Certainly, A Moon Shaped Pool’s sense of finality has other sources. Much has been made about the impact of Yorke’s separation from Rachel Owen, his partner of 23 years and the mother of his children, during the album’s production. (She died of cancer seven months after its release.) Lyrics address love as something inherently unsustainable: “I feel this love to the core,” Yorke sings at the close of “Glass Eyes,” before echoing it with, “I feel this love turn cold.” On “Present Tense,” which seems otherwise to address a sort of mental armor against everyday anxiety, the chorus ruptures, “In you, I’m lost” — a pledge of fealty and a harbinger of rebellion in one. But Radiohead lyrics have always had a way of slipping voice. The second person can feel like a lover, like an audience, like Yorke talking to himself; it can be the voice of authority, of the media, of a revolutionary. In this way the songs can mean what you want them to, whoever “you” may be. One person’s breakup song is another’s disappearing act.
Nowhere is this clearer than in the Paul Thomas Anderson-directed video for “Daydreaming,” which on first viewing appears of a piece with Anderson’s later videos for Haim — singer walks through a modern setting — but yields deranged intrigue to the wormhole-inclined. It’s real Room 237-style stuff, full of numerological references to motherhood, backwards messages, cryptic nods toward older Radiohead videos and songs. (Even Yorke’s wardrobe, by the designer Rick Owens, is woven into the theory: his name is just too similar to Yorke’s ex to deny.) Yorke’s lyrics, too, seem to conflate his breakup with the life of the band, referring to the damned yearning of dreamers, before concluding, wryly, “We are just happy to serve you.” The weight of 23 years is palpable in the song. At the video’s conclusion, the 47-year-old appears in the fetal position before a fading fire, murmuring “Half my life / Half my love.” This is either a reference to his relationship or his time in the band, or, more likely, both. Either way, he walks through exactly 23 doors in the video.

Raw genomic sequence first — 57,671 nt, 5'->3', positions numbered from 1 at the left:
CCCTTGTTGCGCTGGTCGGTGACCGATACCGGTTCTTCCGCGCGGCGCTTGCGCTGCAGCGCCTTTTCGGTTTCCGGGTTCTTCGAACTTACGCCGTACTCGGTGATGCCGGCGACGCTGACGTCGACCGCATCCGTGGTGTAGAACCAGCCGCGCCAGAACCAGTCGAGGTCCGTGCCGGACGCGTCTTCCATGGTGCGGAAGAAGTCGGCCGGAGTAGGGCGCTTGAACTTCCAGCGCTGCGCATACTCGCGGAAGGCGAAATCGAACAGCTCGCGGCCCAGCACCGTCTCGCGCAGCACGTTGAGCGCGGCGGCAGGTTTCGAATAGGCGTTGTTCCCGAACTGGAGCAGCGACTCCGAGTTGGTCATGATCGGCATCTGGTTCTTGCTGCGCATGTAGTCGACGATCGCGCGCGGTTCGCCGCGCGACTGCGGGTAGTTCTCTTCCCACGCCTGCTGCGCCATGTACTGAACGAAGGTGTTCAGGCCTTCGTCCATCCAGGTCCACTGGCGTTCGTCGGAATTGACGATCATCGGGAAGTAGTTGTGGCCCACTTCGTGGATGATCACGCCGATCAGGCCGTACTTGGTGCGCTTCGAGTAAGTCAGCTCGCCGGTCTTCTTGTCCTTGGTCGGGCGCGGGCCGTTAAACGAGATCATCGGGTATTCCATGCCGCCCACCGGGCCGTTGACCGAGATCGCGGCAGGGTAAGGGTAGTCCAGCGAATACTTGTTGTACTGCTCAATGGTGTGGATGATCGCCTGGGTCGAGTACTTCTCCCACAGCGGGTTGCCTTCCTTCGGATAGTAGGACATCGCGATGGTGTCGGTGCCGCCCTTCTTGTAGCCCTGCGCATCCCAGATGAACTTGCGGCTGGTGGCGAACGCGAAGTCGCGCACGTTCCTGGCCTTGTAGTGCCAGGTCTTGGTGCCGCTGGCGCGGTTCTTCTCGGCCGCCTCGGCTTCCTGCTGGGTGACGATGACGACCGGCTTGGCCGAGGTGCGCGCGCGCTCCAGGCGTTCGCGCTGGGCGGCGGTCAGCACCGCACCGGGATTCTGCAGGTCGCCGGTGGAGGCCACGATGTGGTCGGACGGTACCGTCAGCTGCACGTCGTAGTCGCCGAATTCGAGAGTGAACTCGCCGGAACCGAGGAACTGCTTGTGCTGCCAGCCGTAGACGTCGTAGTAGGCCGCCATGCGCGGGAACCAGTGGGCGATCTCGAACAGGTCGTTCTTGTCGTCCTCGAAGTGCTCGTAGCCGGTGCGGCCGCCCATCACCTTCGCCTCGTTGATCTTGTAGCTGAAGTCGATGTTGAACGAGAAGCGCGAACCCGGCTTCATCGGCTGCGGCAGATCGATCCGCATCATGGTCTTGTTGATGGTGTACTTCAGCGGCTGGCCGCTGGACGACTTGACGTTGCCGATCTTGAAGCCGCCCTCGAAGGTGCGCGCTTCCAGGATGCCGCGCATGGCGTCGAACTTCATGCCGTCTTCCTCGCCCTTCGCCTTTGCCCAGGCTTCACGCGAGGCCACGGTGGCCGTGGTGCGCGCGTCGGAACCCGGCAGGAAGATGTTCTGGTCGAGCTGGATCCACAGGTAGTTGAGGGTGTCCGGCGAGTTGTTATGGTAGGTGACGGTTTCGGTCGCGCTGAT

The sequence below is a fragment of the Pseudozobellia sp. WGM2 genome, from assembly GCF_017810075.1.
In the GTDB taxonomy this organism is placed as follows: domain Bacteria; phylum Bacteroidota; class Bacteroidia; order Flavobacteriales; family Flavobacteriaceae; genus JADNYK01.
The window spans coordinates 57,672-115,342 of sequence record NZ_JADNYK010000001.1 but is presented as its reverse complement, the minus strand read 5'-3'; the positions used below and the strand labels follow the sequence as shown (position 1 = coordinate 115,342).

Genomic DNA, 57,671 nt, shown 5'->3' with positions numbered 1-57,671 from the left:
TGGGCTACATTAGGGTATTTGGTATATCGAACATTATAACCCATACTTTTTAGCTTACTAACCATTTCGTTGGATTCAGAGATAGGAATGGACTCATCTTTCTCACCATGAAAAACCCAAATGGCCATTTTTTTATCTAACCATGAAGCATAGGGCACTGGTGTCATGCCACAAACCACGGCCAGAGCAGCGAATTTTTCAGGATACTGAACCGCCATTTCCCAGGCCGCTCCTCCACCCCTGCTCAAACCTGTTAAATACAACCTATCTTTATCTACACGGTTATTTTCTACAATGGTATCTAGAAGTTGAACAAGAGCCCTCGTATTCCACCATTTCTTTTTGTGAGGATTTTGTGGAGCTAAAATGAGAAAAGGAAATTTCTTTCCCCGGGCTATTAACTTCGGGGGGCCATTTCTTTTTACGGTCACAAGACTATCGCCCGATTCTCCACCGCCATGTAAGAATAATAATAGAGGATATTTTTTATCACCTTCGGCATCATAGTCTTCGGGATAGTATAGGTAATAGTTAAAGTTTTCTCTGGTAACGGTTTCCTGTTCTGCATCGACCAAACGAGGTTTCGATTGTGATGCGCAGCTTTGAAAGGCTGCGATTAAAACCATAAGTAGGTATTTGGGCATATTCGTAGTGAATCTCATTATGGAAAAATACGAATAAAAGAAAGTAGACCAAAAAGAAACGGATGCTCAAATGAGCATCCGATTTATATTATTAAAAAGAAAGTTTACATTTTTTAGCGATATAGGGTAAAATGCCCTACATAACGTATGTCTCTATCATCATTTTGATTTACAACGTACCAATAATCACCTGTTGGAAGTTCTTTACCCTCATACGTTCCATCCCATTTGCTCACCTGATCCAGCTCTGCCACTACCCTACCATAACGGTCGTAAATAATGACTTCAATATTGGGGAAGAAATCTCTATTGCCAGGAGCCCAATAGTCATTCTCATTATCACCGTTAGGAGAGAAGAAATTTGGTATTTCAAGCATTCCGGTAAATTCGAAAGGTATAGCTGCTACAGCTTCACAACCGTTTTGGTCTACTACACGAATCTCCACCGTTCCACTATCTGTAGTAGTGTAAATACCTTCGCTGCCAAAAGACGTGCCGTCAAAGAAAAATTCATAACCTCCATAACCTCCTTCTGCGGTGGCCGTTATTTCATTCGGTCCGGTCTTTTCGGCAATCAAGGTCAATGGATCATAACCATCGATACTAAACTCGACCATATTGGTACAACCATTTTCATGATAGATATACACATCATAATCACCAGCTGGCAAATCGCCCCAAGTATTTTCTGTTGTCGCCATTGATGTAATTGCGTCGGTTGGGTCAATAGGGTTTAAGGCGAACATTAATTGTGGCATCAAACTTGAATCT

Rich as the song and video are for theorizing, they still suggest exhaustion. It’s the only Radiohead album that points backward through time, suggesting no grand plans or alternate paths. A Moon Shaped Pool doesn’t lack a concept: its concept is the end of Radiohead. For a band defined by relentless forward propulsion, I’ve come to see this as its own sort of evolution. O’Brien has referred to the album as the close of a chapter begun with Kid A, saying that whatever the band does next will be the manifestation of a new creative chemistry. But as always with Radiohead, that’s not quite as depressing as it seems. The blooming ecosystem of each song’s sonic construction suggests not an ending, but a soft transformation: a family unit taking new shape, a creative impulse charting a new tributary, a string section gradually growing from the beat. A half-decade on, the album deserves a reputation alongside Amnesiac as one of the band’s most elusive — and transfixing. Put it on again: It shimmers gently, still, like a reflection in water.